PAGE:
Man Charged In Mass Shooting At Fourth Of July Parade Near Chicago To Stand Trial Next February

Judge Victoria A. Rossetti oversees a case management meeting for Robert E. Crimo, III at the at the Lake County Courthouse Wednesday, Feb. 21, 2024 in Waukegan, Ill.  Crimo is charged with killing seven people at a July 4 parade. (E. Jason Wambsgans/Chicago Sun-Times via AP, Pool)
Judge Victoria A. Rossetti oversees a case management meeting for Robert E. Crimo, III at the at the Lake County Courthouse Wednesday, Feb. 21, 2024 in Waukegan, Ill. Crimo is charged with killing seven people at a July 4 parade. (E. Jason Wambsgans/Chicago Sun-Times via AP, Pool)
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CHICAGO (AP) — The man accused of killing seven people and injuring dozens more, including children, at a Fourth of July parade in suburban Chicago in 2022 will stand trial next February, a judge ruled Wednesday.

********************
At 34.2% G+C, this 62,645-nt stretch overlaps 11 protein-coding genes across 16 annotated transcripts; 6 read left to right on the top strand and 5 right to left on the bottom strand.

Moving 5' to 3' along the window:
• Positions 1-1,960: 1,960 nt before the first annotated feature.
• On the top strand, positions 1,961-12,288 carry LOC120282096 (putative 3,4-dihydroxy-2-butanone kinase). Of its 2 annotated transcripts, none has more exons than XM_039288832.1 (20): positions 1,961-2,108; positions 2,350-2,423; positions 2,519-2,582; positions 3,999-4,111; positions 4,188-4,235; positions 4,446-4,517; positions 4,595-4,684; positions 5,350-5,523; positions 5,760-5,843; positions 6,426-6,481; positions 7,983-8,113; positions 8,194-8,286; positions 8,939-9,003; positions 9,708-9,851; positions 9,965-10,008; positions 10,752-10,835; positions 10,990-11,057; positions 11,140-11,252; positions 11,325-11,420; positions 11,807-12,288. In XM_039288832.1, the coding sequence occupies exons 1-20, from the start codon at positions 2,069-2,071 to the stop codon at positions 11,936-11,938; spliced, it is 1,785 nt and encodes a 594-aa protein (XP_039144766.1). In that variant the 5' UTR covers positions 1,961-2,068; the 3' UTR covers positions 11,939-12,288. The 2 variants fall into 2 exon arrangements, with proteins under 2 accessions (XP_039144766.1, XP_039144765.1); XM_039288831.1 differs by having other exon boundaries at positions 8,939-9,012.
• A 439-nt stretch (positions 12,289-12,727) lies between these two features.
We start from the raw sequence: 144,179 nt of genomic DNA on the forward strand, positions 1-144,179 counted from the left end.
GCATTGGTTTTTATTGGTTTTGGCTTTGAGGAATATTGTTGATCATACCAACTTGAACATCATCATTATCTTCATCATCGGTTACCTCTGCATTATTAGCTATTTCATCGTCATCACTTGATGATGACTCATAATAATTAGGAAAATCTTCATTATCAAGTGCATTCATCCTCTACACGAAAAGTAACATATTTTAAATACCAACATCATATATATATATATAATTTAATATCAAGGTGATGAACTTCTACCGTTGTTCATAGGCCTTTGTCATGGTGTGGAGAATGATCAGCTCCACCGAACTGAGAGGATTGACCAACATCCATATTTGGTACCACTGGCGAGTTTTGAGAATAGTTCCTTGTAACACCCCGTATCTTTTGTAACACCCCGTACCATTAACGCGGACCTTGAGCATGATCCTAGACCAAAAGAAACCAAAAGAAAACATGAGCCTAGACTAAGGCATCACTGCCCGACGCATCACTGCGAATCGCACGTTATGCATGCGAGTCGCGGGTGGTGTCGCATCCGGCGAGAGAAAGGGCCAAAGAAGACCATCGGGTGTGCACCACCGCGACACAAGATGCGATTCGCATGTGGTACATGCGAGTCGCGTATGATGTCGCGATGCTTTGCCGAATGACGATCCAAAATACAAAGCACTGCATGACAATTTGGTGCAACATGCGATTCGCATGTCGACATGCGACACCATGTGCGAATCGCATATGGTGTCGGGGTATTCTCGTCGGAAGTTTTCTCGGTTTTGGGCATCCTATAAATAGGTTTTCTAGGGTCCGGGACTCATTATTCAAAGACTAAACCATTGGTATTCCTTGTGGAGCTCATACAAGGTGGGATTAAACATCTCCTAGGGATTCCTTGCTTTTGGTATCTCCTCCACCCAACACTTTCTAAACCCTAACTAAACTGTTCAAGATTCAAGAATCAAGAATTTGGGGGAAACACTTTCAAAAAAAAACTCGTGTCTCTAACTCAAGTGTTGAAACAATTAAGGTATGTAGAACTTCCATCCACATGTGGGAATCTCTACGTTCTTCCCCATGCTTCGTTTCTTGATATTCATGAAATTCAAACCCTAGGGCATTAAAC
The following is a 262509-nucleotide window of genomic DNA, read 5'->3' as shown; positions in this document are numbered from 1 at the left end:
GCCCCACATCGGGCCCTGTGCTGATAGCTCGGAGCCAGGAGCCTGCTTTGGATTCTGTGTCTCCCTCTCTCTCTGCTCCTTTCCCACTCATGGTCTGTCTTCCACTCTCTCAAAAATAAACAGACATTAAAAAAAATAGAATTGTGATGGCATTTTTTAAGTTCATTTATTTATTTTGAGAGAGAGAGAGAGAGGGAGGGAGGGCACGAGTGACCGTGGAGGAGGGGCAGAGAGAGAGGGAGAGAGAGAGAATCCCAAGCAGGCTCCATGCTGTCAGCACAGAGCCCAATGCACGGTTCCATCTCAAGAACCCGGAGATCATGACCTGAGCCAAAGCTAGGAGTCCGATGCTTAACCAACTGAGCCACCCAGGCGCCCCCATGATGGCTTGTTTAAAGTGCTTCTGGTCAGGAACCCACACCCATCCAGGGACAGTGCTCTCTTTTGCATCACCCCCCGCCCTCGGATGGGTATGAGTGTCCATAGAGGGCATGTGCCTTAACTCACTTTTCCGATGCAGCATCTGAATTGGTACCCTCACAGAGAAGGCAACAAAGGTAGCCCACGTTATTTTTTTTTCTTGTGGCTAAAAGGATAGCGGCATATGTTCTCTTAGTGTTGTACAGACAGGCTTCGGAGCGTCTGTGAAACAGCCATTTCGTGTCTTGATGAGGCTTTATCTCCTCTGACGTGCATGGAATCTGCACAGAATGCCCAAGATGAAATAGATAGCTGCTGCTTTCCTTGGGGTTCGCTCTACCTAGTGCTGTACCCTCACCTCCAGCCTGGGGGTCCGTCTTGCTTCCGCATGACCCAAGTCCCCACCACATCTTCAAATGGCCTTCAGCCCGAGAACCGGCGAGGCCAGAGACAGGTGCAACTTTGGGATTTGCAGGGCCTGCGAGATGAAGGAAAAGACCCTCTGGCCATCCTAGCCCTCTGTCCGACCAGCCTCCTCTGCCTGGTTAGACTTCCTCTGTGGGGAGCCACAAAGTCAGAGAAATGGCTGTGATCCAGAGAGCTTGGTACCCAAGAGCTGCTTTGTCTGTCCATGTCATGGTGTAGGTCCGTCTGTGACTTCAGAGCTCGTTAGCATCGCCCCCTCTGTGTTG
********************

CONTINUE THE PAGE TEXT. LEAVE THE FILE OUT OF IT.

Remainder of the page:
Robert Crimo III is charged with 21 counts of first-degree murder, 48 counts of attempted murder and 48 counts of aggravated battery for the shooting in Highland Park. Judge Victoria Rossetti on Wednesday scheduled his trial to begin Feb. 24, 2025.

Crimo would face a mandatory sentence of life without parole if convicted of first-degree murder.

Authorities have said Crimo, 23, confessed to police in the days after he opened fire from a rooftop in Highland Park, terrifying parade participants and spectators. Authorities have said he initially fled to the Madison, Wisconsin, area and contemplated a second shooting at a parade there but returned to Chicago's northern suburbs.

Wednesday's scheduling decision followed several months of uncertainty about a timeline for the accused gunman's trial.

Crimo fired his public defense attorneys in December, telling Judge Victoria Rossetti that he would represent himself. He also demanded an earlier trial date. But a few weeks later, he asked the judge to reinstate his attorneys.

Lake County prosecutors said Wednesday that they could be prepared for an earlier start this fall. Rossetti declined, saying both sides had agreed to a February 2025 start date before Crimo's brief insistence on representing himself.

Rossetti scheduled a hearing for April 24 to discuss attorneys' progress preparing for trial.